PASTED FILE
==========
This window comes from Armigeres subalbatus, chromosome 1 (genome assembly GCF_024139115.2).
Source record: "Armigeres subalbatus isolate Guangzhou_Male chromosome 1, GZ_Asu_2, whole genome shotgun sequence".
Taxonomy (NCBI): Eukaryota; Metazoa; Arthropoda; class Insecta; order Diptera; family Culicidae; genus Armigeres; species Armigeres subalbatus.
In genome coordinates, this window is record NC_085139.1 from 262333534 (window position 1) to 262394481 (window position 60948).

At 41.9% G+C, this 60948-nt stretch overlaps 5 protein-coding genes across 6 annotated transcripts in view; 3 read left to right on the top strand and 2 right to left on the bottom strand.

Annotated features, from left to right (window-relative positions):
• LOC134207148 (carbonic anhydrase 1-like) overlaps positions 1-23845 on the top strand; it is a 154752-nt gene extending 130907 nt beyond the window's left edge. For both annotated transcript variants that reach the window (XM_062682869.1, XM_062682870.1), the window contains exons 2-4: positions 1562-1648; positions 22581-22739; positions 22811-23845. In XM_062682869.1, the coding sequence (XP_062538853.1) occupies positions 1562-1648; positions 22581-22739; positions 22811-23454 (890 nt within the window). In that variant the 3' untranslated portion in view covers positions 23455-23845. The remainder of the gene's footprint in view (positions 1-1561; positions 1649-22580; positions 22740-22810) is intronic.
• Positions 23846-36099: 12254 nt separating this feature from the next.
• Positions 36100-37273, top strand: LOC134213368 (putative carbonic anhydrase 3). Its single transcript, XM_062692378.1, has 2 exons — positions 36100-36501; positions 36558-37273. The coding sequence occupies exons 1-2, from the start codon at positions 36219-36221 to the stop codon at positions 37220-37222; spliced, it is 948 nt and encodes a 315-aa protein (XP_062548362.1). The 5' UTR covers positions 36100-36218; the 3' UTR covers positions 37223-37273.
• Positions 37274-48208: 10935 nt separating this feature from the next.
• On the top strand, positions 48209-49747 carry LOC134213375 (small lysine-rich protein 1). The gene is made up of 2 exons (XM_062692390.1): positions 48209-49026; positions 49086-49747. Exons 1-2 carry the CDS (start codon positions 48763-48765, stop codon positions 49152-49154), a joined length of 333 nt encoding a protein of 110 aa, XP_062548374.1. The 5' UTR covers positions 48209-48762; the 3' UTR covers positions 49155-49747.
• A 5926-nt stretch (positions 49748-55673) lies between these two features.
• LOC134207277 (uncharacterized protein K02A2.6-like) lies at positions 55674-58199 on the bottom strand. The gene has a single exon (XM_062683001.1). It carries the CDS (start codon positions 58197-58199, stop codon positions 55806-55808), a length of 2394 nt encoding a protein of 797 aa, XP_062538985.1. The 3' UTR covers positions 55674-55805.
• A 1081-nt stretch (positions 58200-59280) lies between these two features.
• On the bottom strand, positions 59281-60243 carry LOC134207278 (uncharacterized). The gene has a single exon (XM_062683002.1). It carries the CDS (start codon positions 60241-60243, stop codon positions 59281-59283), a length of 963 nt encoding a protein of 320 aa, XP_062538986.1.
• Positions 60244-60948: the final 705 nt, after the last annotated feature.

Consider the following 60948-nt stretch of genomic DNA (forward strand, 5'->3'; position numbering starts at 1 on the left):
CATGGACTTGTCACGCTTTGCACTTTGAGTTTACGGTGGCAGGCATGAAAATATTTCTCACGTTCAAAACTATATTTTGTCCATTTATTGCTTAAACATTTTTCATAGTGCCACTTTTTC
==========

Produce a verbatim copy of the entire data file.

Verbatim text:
This window comes from Armigeres subalbatus, chromosome 1 (genome assembly GCF_024139115.2).
Source record: "Armigeres subalbatus isolate Guangzhou_Male chromosome 1, GZ_Asu_2, whole genome shotgun sequence".
Taxonomy (NCBI): Eukaryota; Metazoa; Arthropoda; class Insecta; order Diptera; family Culicidae; genus Armigeres; species Armigeres subalbatus.
In genome coordinates, this window is record NC_085139.1 from 262333534 (window position 1) to 262394481 (window position 60948).

At 41.9% G+C, this 60948-nt stretch overlaps 5 protein-coding genes across 6 annotated transcripts in view; 3 read left to right on the top strand and 2 right to left on the bottom strand.

Annotated features, from left to right (window-relative positions):
• LOC134207148 (carbonic anhydrase 1-like) overlaps positions 1-23845 on the top strand; it is a 154752-nt gene extending 130907 nt beyond the window's left edge. For both annotated transcript variants that reach the window (XM_062682869.1, XM_062682870.1), the window contains exons 2-4: positions 1562-1648; positions 22581-22739; positions 22811-23845. In XM_062682869.1, the coding sequence (XP_062538853.1) occupies positions 1562-1648; positions 22581-22739; positions 22811-23454 (890 nt within the window). In that variant the 3' untranslated portion in view covers positions 23455-23845. The remainder of the gene's footprint in view (positions 1-1561; positions 1649-22580; positions 22740-22810) is intronic.
• Positions 23846-36099: 12254 nt separating this feature from the next.
• Positions 36100-37273, top strand: LOC134213368 (putative carbonic anhydrase 3). Its single transcript, XM_062692378.1, has 2 exons — positions 36100-36501; positions 36558-37273. The coding sequence occupies exons 1-2, from the start codon at positions 36219-36221 to the stop codon at positions 37220-37222; spliced, it is 948 nt and encodes a 315-aa protein (XP_062548362.1). The 5' UTR covers positions 36100-36218; the 3' UTR covers positions 37223-37273.
• Positions 37274-48208: 10935 nt separating this feature from the next.
• On the top strand, positions 48209-49747 carry LOC134213375 (small lysine-rich protein 1). The gene is made up of 2 exons (XM_062692390.1): positions 48209-49026; positions 49086-49747. Exons 1-2 carry the CDS (start codon positions 48763-48765, stop codon positions 49152-49154), a joined length of 333 nt encoding a protein of 110 aa, XP_062548374.1. The 5' UTR covers positions 48209-48762; the 3' UTR covers positions 49155-49747.
• A 5926-nt stretch (positions 49748-55673) lies between these two features.
• LOC134207277 (uncharacterized protein K02A2.6-like) lies at positions 55674-58199 on the bottom strand. The gene has a single exon (XM_062683001.1). It carries the CDS (start codon positions 58197-58199, stop codon positions 55806-55808), a length of 2394 nt encoding a protein of 797 aa, XP_062538985.1. The 3' UTR covers positions 55674-55805.
• A 1081-nt stretch (positions 58200-59280) lies between these two features.
• On the bottom strand, positions 59281-60243 carry LOC134207278 (uncharacterized). The gene has a single exon (XM_062683002.1). It carries the CDS (start codon positions 60241-60243, stop codon positions 59281-59283), a length of 963 nt encoding a protein of 320 aa, XP_062538986.1.
• Positions 60244-60948: the final 705 nt, after the last annotated feature.

Consider the following 60948-nt stretch of genomic DNA (forward strand, 5'->3'; position numbering starts at 1 on the left):
CATGGACTTGTCACGCTTTGCACTTTGAGTTTACGGTGGCAGGCATGAAAATATTTCTCACGTTCAAAACTATATTTTGTCCATTTATTGCTTAAACATTTTTCATAGTGCCACTTTTTC